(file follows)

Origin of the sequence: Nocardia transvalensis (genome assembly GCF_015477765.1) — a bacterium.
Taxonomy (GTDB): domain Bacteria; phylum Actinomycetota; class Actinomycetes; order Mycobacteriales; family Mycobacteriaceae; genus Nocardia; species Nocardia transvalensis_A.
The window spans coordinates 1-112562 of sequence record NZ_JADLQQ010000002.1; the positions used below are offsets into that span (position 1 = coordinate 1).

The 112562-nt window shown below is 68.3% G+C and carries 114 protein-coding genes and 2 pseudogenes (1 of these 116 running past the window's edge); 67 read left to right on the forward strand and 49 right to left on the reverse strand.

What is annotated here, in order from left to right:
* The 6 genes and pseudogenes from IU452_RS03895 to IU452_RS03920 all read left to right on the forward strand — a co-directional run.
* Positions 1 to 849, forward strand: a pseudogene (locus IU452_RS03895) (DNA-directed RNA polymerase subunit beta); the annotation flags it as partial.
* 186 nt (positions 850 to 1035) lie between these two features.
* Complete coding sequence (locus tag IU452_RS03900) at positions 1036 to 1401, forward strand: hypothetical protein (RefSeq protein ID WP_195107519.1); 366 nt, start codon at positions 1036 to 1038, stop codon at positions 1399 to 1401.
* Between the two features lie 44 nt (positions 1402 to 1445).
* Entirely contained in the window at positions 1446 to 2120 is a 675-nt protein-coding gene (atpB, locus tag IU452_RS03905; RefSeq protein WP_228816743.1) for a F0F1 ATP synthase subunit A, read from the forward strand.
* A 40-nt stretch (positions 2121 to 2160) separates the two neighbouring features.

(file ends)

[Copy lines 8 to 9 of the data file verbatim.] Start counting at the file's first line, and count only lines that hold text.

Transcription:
* 186 nt (positions 850 to 1035) lie between these two features.
* Complete coding sequence (locus tag IU452_RS03900) at positions 1036 to 1401, forward strand: hypothetical protein (RefSeq protein ID WP_195107519.1); 366 nt, start codon at positions 1036 to 1038, stop codon at positions 1399 to 1401.